In Alabama, the Huntsville Aquatics Center recently finished renovations, adding a 50-meter competition pool and warm-water instructional pool to the existing multipurpose pool. The three pools are located in separate areas of the facility, hosting recreation and lap swimming, recreational diving board use, water exercise and instruction, triathlons, swim and dive competitions, Paralympic and Special Olympic events, water polo and private parties/events.

Between the pools, there is seating for more than 2,000 spectators. "In the old natatorium we have collapsible bleacher seating for approximately 800. In the competition pool the stadium that overlooks the pool is all permanent seating. Over 300 of the seats have chair backs, arm rest and cup holders. The rest of the stadium is bleacher seating," said David Kalange, aqua activities manager in Huntsville. He added that the competition pool utilizes a bulkhead, allowing for different setup options.

Ricky Wilkinson is director of general services for the city of Huntsville, and he explained that the new pools use regenerative media filtration systems. The original pool system was converted to high-efficiency sand filters, and the heating and ventilation units were also upgraded.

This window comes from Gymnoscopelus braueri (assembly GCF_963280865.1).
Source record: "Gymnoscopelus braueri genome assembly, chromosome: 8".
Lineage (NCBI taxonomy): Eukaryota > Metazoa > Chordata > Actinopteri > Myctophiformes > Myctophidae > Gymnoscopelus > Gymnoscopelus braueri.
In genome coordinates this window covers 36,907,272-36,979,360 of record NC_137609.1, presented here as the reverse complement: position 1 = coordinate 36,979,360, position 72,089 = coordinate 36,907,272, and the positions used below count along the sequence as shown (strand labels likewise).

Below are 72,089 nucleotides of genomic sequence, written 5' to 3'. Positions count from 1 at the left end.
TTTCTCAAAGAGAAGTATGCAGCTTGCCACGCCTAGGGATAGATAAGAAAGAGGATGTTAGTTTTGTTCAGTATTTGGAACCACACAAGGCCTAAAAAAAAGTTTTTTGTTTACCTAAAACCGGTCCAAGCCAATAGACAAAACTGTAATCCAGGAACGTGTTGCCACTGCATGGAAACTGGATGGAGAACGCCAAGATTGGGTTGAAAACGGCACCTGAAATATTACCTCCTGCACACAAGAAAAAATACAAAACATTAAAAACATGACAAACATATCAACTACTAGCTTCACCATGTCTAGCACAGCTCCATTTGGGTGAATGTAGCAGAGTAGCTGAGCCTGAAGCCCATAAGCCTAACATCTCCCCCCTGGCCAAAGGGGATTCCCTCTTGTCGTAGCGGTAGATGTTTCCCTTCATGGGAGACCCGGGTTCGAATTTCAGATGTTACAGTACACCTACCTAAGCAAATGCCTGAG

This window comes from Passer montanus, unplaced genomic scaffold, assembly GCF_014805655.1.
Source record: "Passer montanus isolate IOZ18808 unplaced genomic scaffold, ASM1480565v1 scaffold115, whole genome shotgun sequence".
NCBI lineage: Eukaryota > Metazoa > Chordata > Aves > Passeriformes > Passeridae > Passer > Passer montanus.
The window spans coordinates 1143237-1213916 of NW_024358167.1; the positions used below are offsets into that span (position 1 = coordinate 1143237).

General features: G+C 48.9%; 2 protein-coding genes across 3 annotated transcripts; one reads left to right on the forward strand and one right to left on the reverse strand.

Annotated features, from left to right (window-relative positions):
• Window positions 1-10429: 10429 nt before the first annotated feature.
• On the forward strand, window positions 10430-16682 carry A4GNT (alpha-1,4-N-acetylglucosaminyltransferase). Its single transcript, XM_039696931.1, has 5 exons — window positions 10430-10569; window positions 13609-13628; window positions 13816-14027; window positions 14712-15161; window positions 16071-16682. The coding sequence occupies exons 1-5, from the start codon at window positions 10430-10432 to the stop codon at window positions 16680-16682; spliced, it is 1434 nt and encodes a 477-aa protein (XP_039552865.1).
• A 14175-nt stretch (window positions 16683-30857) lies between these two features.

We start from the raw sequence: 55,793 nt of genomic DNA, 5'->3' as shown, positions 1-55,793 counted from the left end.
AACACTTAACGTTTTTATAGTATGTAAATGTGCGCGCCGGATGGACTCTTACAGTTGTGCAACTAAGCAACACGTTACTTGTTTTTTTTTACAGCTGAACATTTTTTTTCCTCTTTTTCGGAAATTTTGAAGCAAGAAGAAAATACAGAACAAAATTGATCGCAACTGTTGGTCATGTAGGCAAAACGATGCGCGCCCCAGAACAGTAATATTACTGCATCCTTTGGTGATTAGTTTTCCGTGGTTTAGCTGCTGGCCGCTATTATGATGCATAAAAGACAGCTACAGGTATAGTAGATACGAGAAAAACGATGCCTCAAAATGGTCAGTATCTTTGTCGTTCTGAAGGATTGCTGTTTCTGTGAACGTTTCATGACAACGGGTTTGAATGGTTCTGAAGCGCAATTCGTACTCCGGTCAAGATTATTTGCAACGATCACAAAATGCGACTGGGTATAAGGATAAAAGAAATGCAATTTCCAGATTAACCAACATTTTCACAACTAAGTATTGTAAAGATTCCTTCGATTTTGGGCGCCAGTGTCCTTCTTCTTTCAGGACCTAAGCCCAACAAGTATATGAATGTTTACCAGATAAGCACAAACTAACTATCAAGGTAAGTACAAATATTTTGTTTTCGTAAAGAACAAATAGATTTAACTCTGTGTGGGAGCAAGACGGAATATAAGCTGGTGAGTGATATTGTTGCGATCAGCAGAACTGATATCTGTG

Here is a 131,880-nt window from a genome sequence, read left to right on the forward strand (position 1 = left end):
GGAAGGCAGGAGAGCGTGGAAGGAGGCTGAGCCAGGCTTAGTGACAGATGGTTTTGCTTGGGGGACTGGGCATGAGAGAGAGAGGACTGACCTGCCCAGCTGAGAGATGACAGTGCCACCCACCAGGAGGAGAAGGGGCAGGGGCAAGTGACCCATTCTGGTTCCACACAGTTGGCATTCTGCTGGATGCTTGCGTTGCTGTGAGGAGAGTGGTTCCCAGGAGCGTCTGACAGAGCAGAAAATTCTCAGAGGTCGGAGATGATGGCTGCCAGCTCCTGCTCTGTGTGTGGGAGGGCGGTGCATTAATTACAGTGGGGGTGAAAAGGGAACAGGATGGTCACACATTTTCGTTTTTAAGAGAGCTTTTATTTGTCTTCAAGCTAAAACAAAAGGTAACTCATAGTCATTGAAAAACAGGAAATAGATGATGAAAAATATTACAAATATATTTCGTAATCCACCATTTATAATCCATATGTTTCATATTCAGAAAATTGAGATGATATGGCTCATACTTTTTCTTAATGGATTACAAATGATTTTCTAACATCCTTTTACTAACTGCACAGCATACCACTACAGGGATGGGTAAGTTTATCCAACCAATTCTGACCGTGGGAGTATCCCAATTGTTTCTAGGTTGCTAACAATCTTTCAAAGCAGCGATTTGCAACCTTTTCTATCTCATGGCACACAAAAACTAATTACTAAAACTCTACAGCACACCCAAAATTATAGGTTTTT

The ventilation systems for the new pools were designed to combat the usual air quality issues, according to Wilkinson. "We have four dedicated units for the new competition pool and one for the instructional pool. These units pull roughly 85 to 90% outside fresh air into the pool environment and use the balance of makeup air from the environment. In both pools the ductwork was installed high in the area with the diffusers 'washing' air down the exterior walls. Each pool has a separate ducted exhaust. The grilles for the exhaust were placed low (at deck level in the competition pool) in an effort to pull the air from down the walls and across the pool surface to evacuate the chloramines."

Back at the Midco Aquatic Center, Carlson explained that all four bodies of water (including the splash pad) have their own filtration system and UV system. "Each body of water presents its own challenges based on bather load and time of year." The pools use regenerative media filters, and the competition pool uses two due to its size. "Each room has air-handling units to help control the air quality. If there's an issue with chloramines, we would superchlorinate the pool. Our maintenance staff does a great job tracking free chlorines to avoid any issues with chloramines," said Carlson.